Georgia the result was the resignation of Eduard Shevardnadze after 11
years in office in a 'bloodless revolution'. Once again the power of
the masses was demonstrated for the whole world to see. Shevardnadze
would have liked to have used the army to keep his position, however,
as we have seen time and again in recent years, once the masses are on
the streets in these numbers, the troops tend to go with them. The
opposition preparing to grasp the reins let slip by the former Soviet
foreign secretary will be no improvement. A struggle between US
imperialism and Russia for control of the region and its oil supplies
augur dark days ahead for the Georgian masses. Nevertheless they have
demonstrated their power to topple Presidents and Parliaments. This is
a lesson which will be learned and remembered for the future.
London meanwhile, it may only have been an effigy of George Bush that
was toppled but in the biggest weekday demonstration in British history
200,000 people here demanded that their voices be heard, and that the
President should get out.
Blair and Bush prattled on about the right to demonstrate in a
democracy, the raised voices of the people were studiously ignored by
the leader of the free world and his sidekick while they enjoyed the
pomp and ceremony of a state visit. It is nauseating indeed to see the
leader of British Labour fawn so desperately over the leader of the
most reactionary force on the planet. It is a day of shame for the
labour movement. We can take pride in the demonstration, but cannot
allow this humiliation of Labour to continue one day longer.
demonstrator after another made the same point. If this is a democracy,
how come when a majority are against war, Britain sends in the troops;
when the majority do not want Bush here, he receives the most lavish
welcome since Woodrow Wilson's visit after world war one; and if this
is a democracy how come no-one listens to the voices of two hundred
thousand ordinary people raised in protest?
democracy Bush and Blair promote is the democratic right to pump oil,
to exploit the masses of the world, the democratic right of bosses to
hire and fire, and the democratic right of governments to trample over
civil liberties. To these people our democratic rights mean that we
have the right to annoy them with demonstrations before they carry on
It is not
just Presidents and Prime Ministers who make history, though. With six
anti-war demos in one year, the biggest in history and the biggest
weekday march in history within months of each other; strikes by postal
workers, railway workers and firefighters; shifts to the left in the
unions; and now the beginnings of new developments inside Labour
itself, history is being made here too.
we have always explained events in society must inevitably find an
expression inside the Labour Party at a certain stage. In the last few
months we have reported the decision of several key union leaders to
form a new Labour Representation Committee, to organise reclaiming
Labour from the Blairite hijackers. This month we can report the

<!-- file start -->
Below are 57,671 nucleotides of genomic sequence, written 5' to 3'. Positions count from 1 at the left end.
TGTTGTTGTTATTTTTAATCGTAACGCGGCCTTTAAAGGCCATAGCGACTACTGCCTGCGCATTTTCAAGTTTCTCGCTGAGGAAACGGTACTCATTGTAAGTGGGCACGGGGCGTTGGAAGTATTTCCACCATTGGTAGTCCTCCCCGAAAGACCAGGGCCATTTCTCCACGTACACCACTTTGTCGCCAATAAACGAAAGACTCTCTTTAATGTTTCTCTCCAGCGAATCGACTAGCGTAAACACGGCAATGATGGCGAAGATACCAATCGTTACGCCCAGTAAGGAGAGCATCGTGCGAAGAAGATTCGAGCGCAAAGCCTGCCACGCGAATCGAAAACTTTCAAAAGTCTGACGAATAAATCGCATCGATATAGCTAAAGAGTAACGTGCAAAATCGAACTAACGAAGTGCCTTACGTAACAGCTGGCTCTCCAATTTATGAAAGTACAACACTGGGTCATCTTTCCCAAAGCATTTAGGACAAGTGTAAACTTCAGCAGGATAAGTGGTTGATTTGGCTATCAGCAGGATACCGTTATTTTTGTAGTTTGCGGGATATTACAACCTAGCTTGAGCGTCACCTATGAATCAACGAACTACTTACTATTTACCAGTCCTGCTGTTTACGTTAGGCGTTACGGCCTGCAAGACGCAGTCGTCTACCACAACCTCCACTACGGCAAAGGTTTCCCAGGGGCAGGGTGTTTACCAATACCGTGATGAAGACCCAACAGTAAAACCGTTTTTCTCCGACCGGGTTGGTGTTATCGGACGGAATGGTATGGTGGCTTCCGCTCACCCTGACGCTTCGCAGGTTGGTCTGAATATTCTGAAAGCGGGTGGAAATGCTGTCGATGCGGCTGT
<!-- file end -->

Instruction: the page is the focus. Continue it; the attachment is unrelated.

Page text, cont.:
creation of a new 'moderate' left within the Parliamentary Labour
Party. The New Wave, as the 15 'mainstream' MPs call themselves, are
demanding an end to "neo-colonial adventures", curbs on the
Government's plans to impose market forces on public services, and
closer links between Labour and the trade unions.
formation of this trend, following Blair's narrow victory on foundation
hospitals – the government's 161 majority was cut to just 17 in the
vote in the Commons – a policy democratically defeated at Labour's
conference just a couple of months ago, is another nail in Blair's
coffin. This may not yet represent a challenge to Blair's leadership.
However, anyone who dismisses this development is blind to the process
taking place within society and within the workers' organisations,
including – albeit at an early stage – inside the Labour Party.
Tories, meanwhile, have a 'new' leader. Michael Howard is the man who
brought us the Poll Tax, and Section 28. He is a leftover from the dark
days of Thatcher and Major. Surely the Tories cannot win the next
election, no matter who leads them? Labour however, and Blair in
particular, can lose it. Their first response to the 'new Tory threat'
has been to move even further to the right, announcing the withdrawal
of legal aid from asylum seekers.
is not the Tories' saviour, but they may yet be saved from humiliation
by mounting disillusionment with Blair. The house price bubble cannot
float on forever. The first interest rate rise, announced last month,
could be the beginning of its end. Blair faces problems wherever he
turns – the economy, further militancy from workers who can take no
more, and even inside the Labour Party where his apparently vice like
grip is weakening.
emergence of new left groupings inside Labour are a taste of things to
come. They reflect on the one hand the fear of a number of MPs that
they might lose their seats at the next election if disillusionment
continues to rise and, inversely, turnout falls. They are also a
reflection of the changes taking place in the outlook of the working
class and society as a whole. All of these indicators add up to one
thing. We may not yet be on the verge of revolution, but another new
stage has opened up. In this period Blair and Blairism will be
defeated. The unions must step up their campaign to take the party
back. The tragedy of the mighty events in Georgia is that the mass of
workers do not have their own independent organisations. Through
struggle they will create them. Back home we lost control of our mass
organisations years ago. It is time now to take them back.